Methodology, Methods, Research Instruments or Sources Used
Improv itself presents certain potential hurdles relevant for participation, that emerge experientially, in Improv practice, rather than through theory alone. Therefore, in this paper we combine philosophical inquiry with practical experimentation.

In our experimental investigation into Improv, we observed a range of features and issues relevant for engaging in collaborative philosophical inquiry. We have summarised these into three themes: structure in improv; relationality in improv; and individual dispositions in improv.

As is to be expected in philosophical inquiry, our results are often themselves new questions, alongside attempts to develop clarifications, distinctions, and generalisations. We have separated our general observations from our specific reflections and questions for philosophical method in the context of pursuing a love of wisdom.
Conclusions, Expected Outcomes or Findings
Our aim is to explore, both theoretically and practically, the potential of Improv to inform new ways of ‘doing philosophy’ collectively, in the spirit of an understanding of philosophy not as simply the burrowing in on truth, nor an exhibition of knowledge or demonstration of intellectual prowess, but as the love and collective pursuit of wisdom. This occurs against a backdrop where we recognise an implicit curriculum (Eisner, 1979) in philosophical academic spaces, and that the pursuit of wisdom sees philosophical method as always also a potential educational act. Because wisdom has a practical dimension, Improv functions as method in two interconnected senses, opening philosophical spaces theoretically and pedagogically.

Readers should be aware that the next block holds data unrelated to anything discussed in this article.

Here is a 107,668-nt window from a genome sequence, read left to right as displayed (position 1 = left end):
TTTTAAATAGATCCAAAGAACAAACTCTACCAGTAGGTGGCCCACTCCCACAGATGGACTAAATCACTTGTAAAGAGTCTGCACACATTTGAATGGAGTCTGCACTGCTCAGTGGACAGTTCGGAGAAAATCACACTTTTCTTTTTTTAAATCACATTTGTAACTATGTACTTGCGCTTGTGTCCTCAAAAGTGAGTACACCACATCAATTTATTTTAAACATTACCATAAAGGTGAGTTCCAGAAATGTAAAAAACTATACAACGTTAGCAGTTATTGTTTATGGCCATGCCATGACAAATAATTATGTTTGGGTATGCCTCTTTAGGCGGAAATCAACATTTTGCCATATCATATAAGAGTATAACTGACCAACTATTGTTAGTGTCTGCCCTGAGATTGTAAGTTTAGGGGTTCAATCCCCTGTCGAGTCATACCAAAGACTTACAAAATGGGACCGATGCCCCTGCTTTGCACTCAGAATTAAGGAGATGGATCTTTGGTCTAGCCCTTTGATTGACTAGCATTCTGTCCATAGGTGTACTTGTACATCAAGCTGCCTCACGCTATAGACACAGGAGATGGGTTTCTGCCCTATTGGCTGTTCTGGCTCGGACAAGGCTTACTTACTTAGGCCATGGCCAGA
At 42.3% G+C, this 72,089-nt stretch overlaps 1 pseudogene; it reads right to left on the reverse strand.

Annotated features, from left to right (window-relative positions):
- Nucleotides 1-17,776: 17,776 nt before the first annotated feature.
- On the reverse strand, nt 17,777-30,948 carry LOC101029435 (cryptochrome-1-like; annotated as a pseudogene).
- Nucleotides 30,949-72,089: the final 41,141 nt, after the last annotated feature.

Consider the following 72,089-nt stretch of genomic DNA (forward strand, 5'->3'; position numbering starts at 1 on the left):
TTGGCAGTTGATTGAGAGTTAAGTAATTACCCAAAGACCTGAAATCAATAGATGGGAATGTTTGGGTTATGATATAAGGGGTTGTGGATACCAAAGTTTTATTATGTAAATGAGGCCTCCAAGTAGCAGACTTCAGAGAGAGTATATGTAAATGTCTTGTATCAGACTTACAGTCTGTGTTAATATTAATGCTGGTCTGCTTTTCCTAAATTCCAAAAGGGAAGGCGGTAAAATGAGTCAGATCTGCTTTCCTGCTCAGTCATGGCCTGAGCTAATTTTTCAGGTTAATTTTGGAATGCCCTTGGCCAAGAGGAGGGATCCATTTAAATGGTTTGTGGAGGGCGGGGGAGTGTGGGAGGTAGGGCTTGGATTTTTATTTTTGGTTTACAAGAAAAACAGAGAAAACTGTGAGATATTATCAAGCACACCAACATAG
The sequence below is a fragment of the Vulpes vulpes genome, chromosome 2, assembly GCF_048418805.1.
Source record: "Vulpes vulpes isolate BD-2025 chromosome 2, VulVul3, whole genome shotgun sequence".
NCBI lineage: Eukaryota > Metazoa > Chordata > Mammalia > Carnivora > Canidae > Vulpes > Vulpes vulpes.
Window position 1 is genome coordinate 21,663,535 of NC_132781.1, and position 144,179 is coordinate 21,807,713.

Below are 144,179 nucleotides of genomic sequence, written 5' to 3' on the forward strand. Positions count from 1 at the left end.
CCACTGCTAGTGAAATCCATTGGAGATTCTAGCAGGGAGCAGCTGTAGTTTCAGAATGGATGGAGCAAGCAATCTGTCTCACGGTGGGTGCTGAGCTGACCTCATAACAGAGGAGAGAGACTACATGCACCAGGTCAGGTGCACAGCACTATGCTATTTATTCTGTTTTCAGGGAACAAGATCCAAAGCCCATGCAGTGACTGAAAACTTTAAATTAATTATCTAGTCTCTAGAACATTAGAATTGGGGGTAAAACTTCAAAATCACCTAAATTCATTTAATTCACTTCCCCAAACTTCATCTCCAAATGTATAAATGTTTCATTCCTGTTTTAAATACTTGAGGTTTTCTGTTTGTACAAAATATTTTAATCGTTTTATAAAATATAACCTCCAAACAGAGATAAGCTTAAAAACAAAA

Based on our improv practice, we identified and described a range of aspects of Improv and reflected on how they might productively disrupt established and habitual forms of philosophy and their social, cultural, emotional, ethical, conceptual, logical, epistemological limitations. These reflections showed potential pathways for the fruitful integration of Improv practices in philosophy (and the accentuation of such practices already present in professional/institutionalised contexts, such as academic conferences). In addition, our practical experimentation with Improv has brought to the fore otherwise potentially under-acknowledged aspects of transactional relationships. Both Dewey and Gadamer fault ways of interacting with our surroundings in which we impose ways of acting or interpretation on the world such that it cannot respond. They both recommend a relational and more playful approach, but give less to work with practically. Based on our experimentation with Improv, our sense is that transactional engagement has particular emotional, relational, cultural, ethical dimensions lacking in their accounts, and our research set out to more deeply understand such factors and their import on the process of philosophising.

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●Eisner, E. (1979). The Educational Imagination. New York: MacMillan.
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●Huizinga, J. (1998). Homo Ludens: a Study of the Play-Element in Culture. London: Routledge.
●Kline Hunnicutt, B. (1990). “Leisure and play in Plato's teaching and philosophy of learning,” Leisure Sciences 12(2), 211-227.
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Original languageEnglish
Publication statusPublished - 22 Aug 2023
EventEuropean Conference on Education Research (ECER) 2023 - Glasgow, United Kingdom
Duration: 22 Aug 2023 → …


ConferenceEuropean Conference on Education Research (ECER) 2023
Country/TerritoryUnited Kingdom
Period22/08/23 → …